Saturday, 30 October 2010
Huerta De Soto and full reserve banking.
Mervyn King, Governor of the Bank of England, said recently: “Of all the many ways of organising banking, the worst is the one we have today.”
Agreed. Question, is: what’s the best alternative?
Huerta Do Soto (DS) proposes an alternative. It’s set out in his book, “Money, Bank Credit, and Economic Cycles”, which is downloadable here. I’ll try to summarise the book: a summary which will doubtless be unfair, inaccurate and biased towards my own views. Anyway, here goes.
Paragraphs in italics below are 100% my own views, not DS’s.
Ch 1 (pages 1 – 37). This sets out the difference between two very different “animals”. First there is a deposit for safe-keeping which is intended to be repayable on demand by the depositor. The depositor may well have to pay the depositee for costs involved in safe-keeping. Second there is a loan for a longer or specific period of time. In this case the depositee normally pays interest to the depositor or lender.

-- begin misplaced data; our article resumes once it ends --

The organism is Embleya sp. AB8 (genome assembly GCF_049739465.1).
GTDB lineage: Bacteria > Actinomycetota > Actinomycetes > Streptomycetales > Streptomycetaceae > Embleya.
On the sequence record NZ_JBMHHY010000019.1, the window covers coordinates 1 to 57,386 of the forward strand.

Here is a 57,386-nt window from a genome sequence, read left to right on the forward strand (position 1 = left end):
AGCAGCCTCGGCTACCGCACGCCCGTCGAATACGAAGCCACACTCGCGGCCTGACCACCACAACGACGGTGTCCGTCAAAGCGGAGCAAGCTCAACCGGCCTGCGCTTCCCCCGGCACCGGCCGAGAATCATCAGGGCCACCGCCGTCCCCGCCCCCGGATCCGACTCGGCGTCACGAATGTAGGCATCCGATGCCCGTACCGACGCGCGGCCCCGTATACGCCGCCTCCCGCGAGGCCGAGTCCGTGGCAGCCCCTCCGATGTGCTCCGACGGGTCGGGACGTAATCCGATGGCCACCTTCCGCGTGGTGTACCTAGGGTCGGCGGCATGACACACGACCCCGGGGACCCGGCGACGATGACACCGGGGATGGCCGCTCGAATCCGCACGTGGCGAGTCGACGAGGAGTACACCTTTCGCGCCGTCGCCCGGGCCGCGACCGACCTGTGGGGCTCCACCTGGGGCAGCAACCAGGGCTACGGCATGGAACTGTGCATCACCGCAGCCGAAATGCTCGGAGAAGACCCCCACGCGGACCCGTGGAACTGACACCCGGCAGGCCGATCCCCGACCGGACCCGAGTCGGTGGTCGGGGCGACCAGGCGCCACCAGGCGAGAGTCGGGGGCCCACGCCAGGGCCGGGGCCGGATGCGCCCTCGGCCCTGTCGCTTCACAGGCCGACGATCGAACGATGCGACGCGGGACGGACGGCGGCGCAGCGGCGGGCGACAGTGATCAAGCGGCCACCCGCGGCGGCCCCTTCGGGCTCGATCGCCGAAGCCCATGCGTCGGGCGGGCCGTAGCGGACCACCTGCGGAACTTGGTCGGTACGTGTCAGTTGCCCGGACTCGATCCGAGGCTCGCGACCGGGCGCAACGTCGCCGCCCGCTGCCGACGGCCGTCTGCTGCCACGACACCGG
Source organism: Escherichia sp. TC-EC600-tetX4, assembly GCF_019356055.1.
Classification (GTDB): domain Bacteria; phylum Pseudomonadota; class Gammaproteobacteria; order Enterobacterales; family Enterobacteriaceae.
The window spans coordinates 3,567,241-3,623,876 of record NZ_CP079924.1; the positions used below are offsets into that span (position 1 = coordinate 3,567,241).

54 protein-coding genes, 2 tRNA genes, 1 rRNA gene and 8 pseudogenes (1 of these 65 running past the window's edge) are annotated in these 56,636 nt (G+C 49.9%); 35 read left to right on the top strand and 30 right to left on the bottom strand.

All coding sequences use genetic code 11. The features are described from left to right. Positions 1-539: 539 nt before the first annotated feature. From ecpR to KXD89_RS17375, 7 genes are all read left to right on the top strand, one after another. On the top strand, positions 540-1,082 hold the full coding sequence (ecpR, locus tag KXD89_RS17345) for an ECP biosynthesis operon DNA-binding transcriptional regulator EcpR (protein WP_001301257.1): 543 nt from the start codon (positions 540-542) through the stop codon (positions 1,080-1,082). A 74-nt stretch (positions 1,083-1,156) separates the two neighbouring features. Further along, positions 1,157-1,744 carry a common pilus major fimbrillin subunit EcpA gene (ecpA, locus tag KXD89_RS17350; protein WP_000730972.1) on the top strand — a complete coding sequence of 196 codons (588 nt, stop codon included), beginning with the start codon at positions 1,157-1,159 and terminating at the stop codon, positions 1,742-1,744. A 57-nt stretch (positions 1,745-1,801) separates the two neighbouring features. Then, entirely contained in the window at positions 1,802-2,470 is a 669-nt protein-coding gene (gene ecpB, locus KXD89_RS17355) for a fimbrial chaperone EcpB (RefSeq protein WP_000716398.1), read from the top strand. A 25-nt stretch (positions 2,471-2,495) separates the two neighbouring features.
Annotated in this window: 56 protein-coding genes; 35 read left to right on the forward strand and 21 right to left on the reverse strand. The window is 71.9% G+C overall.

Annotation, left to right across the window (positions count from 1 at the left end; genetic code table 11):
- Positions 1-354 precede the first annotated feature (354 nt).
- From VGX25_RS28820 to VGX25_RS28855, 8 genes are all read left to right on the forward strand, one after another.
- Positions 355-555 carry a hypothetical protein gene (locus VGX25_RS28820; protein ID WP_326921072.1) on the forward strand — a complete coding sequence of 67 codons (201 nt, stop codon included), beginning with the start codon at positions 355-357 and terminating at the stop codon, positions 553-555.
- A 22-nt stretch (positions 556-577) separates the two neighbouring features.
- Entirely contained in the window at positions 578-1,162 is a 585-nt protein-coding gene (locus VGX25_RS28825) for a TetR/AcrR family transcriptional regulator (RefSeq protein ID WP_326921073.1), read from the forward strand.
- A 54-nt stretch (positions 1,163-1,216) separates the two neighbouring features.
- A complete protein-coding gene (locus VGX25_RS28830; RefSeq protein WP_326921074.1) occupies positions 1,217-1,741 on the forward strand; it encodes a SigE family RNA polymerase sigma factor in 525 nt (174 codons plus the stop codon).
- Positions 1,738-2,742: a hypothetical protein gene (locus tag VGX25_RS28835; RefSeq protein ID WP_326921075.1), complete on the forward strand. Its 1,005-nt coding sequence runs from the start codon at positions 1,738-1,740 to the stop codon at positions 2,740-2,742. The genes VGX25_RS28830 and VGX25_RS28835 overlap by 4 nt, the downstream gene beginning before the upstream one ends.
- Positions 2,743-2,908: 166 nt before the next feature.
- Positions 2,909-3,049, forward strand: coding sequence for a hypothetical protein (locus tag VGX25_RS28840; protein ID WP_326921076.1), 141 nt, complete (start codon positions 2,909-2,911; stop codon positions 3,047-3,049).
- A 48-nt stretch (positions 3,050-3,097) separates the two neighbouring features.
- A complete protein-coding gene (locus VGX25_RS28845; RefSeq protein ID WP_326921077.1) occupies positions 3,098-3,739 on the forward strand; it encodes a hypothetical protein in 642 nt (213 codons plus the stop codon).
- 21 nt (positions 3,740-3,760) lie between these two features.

Banks blur the distinction between the two, that is deposits that are supposed to be instantly repayable are not – because about 90% of them have been loaned on to others. De Soto attaches importance throughout the book to the fact that his breaks fundamental legal principles.
I disagree with the “legal” point. The fact an activity breaks a law or basic legal principles is not important. The important question is “what harm is done by the law breaking?” FR certainly does harm in that it amounts to letting commercial banks print money, which they do big time in a boom (exactly when the extra money is not desirable). I.e. FR leads to instability. Put another way, the harm comes from the instability, not from the fact that a legal principle has been broken.